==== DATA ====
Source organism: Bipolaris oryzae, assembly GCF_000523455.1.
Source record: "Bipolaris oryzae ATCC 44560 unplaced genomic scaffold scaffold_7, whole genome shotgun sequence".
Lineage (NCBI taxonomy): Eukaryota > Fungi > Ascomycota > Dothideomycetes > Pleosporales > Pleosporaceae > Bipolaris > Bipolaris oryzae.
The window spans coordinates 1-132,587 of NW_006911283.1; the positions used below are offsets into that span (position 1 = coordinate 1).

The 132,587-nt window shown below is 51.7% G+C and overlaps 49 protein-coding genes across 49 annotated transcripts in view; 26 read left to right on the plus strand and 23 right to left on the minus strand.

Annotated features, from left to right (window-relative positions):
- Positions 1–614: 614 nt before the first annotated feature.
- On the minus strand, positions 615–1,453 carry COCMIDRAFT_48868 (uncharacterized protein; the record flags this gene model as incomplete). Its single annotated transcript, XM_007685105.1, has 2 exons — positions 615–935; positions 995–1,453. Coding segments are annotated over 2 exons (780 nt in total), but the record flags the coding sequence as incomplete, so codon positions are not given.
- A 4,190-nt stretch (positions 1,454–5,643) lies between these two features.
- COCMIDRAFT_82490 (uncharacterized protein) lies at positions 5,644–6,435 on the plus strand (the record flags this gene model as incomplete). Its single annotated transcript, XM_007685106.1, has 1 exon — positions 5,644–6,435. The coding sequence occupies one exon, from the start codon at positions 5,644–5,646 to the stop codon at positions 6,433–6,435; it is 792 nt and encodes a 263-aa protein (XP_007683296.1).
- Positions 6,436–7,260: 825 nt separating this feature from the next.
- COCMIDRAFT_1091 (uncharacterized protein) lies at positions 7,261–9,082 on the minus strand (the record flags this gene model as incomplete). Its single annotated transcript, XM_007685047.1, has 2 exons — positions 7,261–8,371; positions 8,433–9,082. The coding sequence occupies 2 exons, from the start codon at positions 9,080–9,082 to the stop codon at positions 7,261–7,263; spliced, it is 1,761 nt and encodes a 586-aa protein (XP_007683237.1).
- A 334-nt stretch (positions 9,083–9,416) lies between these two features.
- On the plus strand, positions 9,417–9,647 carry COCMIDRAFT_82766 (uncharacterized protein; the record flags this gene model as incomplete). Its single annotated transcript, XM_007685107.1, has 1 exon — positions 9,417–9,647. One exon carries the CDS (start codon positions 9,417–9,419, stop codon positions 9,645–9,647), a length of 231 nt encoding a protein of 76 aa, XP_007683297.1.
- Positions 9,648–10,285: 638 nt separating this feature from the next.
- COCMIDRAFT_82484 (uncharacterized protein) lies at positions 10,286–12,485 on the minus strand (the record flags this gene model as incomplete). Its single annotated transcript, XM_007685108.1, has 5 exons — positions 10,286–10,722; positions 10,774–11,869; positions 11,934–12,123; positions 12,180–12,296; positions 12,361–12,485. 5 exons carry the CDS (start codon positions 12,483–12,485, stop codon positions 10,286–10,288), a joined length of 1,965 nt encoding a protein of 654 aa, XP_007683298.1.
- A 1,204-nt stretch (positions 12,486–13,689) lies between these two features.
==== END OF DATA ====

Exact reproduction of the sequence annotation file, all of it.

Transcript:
Source organism: Bipolaris oryzae, assembly GCF_000523455.1.
Source record: "Bipolaris oryzae ATCC 44560 unplaced genomic scaffold scaffold_7, whole genome shotgun sequence".
Lineage (NCBI taxonomy): Eukaryota > Fungi > Ascomycota > Dothideomycetes > Pleosporales > Pleosporaceae > Bipolaris > Bipolaris oryzae.
The window spans coordinates 1-132,587 of NW_006911283.1; the positions used below are offsets into that span (position 1 = coordinate 1).

The 132,587-nt window shown below is 51.7% G+C and overlaps 49 protein-coding genes across 49 annotated transcripts in view; 26 read left to right on the plus strand and 23 right to left on the minus strand.

Annotated features, from left to right (window-relative positions):
- Positions 1–614: 614 nt before the first annotated feature.
- On the minus strand, positions 615–1,453 carry COCMIDRAFT_48868 (uncharacterized protein; the record flags this gene model as incomplete). Its single annotated transcript, XM_007685105.1, has 2 exons — positions 615–935; positions 995–1,453. Coding segments are annotated over 2 exons (780 nt in total), but the record flags the coding sequence as incomplete, so codon positions are not given.
- A 4,190-nt stretch (positions 1,454–5,643) lies between these two features.
- COCMIDRAFT_82490 (uncharacterized protein) lies at positions 5,644–6,435 on the plus strand (the record flags this gene model as incomplete). Its single annotated transcript, XM_007685106.1, has 1 exon — positions 5,644–6,435. The coding sequence occupies one exon, from the start codon at positions 5,644–5,646 to the stop codon at positions 6,433–6,435; it is 792 nt and encodes a 263-aa protein (XP_007683296.1).
- Positions 6,436–7,260: 825 nt separating this feature from the next.
- COCMIDRAFT_1091 (uncharacterized protein) lies at positions 7,261–9,082 on the minus strand (the record flags this gene model as incomplete). Its single annotated transcript, XM_007685047.1, has 2 exons — positions 7,261–8,371; positions 8,433–9,082. The coding sequence occupies 2 exons, from the start codon at positions 9,080–9,082 to the stop codon at positions 7,261–7,263; spliced, it is 1,761 nt and encodes a 586-aa protein (XP_007683237.1).
- A 334-nt stretch (positions 9,083–9,416) lies between these two features.
- On the plus strand, positions 9,417–9,647 carry COCMIDRAFT_82766 (uncharacterized protein; the record flags this gene model as incomplete). Its single annotated transcript, XM_007685107.1, has 1 exon — positions 9,417–9,647. One exon carries the CDS (start codon positions 9,417–9,419, stop codon positions 9,645–9,647), a length of 231 nt encoding a protein of 76 aa, XP_007683297.1.
- Positions 9,648–10,285: 638 nt separating this feature from the next.
- COCMIDRAFT_82484 (uncharacterized protein) lies at positions 10,286–12,485 on the minus strand (the record flags this gene model as incomplete). Its single annotated transcript, XM_007685108.1, has 5 exons — positions 10,286–10,722; positions 10,774–11,869; positions 11,934–12,123; positions 12,180–12,296; positions 12,361–12,485. 5 exons carry the CDS (start codon positions 12,483–12,485, stop codon positions 10,286–10,288), a joined length of 1,965 nt encoding a protein of 654 aa, XP_007683298.1.
- A 1,204-nt stretch (positions 12,486–13,689) lies between these two features.